One reason for the difference in the characteristics of the direction of the fall between LPPs and HPPs would be the speed of the wheelchair movement at the time of the fall. Sporner et al. (2009) reported that the higher the class of a WR athlete, the faster the movement speed. HPPs have a higher wheelchair peak velocity due to better overall muscle strength compared to LPPs (Bakatchina et al., 2021). Moreover, they move around the court quickly for offense and defense and actively engage in ball contests with contact. Therefore, falls in HPPs due to contact at high speed were observed, and there were several instances of falling with the hands in the forward and left-right directions. It is logical that falls to the forward, left, and right would be more frequent because of the greater forward inertia when crashing into a player in front at high speed. This result is supported by a report concluding that HPPs have higher peak velocities and cycle frequencies than LPPs and that HPPs have a higher risk of upper limb injury from falls (Bakatchina et al., 2021). In contrast, LPPs have lower muscle strength in the upper body and are unable to produce superior wheel velocity (Haydon et al., 2018). Thus, their speed of the wheelchair movement is slower than that of HPPs. This fact may explain why LPPs are contacted more often by HPPs, causing them to fall unexpectedly to the left, right, or backward. Even if LPPs are contacted, tackling the vehicle rearward of the rear axle is a "spinning foul", and thus may inevitably result in fewer forward falls. In addition, LPPs have poor wrist function and may not be able to land on their hands during a fall, increasing the risk of concussion. Given that fewer forward falls occurred and that trunk and upper extremity function was weaker than in HPPs, the inability to control the body so that the hands land on the floor during a fall may reflect these results. For injury prevention measures related to falls in WR players, it should be considered to instruct HPPs to absorb impact with their hands in the forward falls and to wear helmets as well as elbow and shoulder protector pads for LPPs, based on the results of our study.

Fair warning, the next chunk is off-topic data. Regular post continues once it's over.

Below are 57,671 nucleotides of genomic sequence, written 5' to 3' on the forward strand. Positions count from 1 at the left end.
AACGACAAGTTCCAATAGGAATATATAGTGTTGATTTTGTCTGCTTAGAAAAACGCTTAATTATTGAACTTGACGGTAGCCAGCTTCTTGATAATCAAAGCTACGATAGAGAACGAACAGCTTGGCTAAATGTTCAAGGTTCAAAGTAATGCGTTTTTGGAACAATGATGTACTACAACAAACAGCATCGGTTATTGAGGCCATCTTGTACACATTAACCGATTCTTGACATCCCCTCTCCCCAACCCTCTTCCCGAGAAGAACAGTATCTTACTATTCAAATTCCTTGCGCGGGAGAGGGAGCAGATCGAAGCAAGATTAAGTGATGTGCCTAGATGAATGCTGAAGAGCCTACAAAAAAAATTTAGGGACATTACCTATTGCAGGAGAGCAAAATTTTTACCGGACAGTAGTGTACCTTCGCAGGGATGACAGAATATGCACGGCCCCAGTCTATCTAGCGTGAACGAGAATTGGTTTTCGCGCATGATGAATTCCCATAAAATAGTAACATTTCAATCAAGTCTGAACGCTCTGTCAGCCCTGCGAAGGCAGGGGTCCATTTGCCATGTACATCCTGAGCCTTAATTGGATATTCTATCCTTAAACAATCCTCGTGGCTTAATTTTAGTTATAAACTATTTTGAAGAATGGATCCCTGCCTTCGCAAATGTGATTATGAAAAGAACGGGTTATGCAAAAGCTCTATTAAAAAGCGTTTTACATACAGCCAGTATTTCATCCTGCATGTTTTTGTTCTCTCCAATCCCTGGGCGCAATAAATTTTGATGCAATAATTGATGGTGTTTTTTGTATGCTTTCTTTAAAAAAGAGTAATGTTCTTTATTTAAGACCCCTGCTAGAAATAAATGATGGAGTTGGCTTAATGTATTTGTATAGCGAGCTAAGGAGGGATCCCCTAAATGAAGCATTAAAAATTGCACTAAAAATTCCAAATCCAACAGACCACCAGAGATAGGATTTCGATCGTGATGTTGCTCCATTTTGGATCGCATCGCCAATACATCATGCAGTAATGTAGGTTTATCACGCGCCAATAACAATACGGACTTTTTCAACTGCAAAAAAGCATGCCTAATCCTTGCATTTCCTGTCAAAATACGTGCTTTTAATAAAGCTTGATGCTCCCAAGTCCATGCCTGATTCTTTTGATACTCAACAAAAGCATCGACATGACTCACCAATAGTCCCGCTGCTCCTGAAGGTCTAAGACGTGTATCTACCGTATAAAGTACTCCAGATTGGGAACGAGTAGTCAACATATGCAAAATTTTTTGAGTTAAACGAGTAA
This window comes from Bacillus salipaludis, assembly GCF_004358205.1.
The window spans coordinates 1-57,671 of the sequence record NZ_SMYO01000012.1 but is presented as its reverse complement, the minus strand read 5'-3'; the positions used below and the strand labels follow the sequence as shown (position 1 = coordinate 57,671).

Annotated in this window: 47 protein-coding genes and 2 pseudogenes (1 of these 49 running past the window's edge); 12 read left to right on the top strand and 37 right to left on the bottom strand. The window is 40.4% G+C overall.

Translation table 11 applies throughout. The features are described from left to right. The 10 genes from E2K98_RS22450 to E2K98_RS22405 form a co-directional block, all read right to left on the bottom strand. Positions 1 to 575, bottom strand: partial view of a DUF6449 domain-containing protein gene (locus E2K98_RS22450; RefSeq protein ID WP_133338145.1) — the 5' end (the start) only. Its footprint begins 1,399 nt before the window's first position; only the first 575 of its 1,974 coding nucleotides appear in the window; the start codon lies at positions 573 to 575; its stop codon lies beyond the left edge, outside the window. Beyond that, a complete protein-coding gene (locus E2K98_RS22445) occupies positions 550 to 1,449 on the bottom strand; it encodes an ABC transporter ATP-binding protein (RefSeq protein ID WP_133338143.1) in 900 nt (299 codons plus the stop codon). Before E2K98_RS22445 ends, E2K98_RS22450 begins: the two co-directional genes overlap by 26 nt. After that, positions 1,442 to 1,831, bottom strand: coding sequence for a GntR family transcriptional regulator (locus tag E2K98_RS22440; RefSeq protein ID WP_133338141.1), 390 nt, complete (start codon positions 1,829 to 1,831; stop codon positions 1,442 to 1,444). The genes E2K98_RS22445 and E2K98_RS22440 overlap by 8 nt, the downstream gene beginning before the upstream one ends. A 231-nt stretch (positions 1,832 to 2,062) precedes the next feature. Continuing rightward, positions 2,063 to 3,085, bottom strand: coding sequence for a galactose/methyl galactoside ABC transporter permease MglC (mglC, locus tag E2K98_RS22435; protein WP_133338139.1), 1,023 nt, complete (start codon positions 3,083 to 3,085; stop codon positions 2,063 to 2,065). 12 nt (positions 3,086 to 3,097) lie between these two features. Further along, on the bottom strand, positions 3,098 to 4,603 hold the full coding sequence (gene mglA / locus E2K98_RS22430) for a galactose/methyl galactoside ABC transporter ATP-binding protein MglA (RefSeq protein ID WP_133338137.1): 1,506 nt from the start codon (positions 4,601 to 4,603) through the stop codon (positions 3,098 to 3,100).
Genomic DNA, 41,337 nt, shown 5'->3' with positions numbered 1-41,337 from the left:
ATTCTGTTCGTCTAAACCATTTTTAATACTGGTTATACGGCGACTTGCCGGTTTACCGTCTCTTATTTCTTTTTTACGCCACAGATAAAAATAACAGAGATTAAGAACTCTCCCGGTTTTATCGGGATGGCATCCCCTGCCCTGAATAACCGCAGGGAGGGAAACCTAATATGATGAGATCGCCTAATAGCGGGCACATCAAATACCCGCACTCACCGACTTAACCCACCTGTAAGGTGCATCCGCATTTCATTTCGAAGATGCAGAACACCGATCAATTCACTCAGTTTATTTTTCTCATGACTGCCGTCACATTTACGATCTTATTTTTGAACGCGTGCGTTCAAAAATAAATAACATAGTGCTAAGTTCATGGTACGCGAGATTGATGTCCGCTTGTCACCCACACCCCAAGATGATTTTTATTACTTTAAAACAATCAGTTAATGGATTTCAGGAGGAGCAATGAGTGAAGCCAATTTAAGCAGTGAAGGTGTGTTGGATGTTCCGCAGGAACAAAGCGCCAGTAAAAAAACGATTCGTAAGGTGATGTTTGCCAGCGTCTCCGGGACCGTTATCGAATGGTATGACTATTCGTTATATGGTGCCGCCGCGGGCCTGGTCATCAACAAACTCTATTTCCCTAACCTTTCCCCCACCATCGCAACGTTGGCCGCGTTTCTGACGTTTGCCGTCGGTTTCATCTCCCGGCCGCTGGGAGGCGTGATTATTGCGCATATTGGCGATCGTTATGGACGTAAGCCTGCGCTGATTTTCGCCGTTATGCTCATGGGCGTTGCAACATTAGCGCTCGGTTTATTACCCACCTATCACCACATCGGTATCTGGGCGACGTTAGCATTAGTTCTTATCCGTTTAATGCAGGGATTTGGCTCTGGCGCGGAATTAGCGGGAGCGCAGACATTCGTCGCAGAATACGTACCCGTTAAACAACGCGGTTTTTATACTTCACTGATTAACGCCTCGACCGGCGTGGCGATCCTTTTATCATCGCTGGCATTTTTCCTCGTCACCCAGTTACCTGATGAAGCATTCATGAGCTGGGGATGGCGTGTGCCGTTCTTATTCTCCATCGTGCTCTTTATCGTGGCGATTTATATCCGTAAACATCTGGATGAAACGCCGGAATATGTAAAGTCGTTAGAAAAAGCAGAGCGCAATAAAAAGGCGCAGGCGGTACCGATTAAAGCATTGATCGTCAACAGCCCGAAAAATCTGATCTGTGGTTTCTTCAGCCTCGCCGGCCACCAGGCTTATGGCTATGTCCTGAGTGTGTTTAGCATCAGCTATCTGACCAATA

Moreover, the shape of the wheelchair may explain the fall characteristics of different functional classes. Offensive wheelchairs, used by players with less severe disabilities, have a higher seat surface, whereas defensive wheelchairs, used by players with more severe disabilities, have a lower seat surface and are angled so that the front of the seat is higher. As this difference affects the height of the players’ center of gravity, HPPs, who often use wheelchairs with a higher seat surface, fell more frequently than LPPs during games. Also, the front bumper of the LPP is often longer than that of the HPP, making it less likely to fall forward. Future research should investigate the speed during falls and the wheelchair shape in WR matches to reveal additional details on the characteristics of falls by functional class.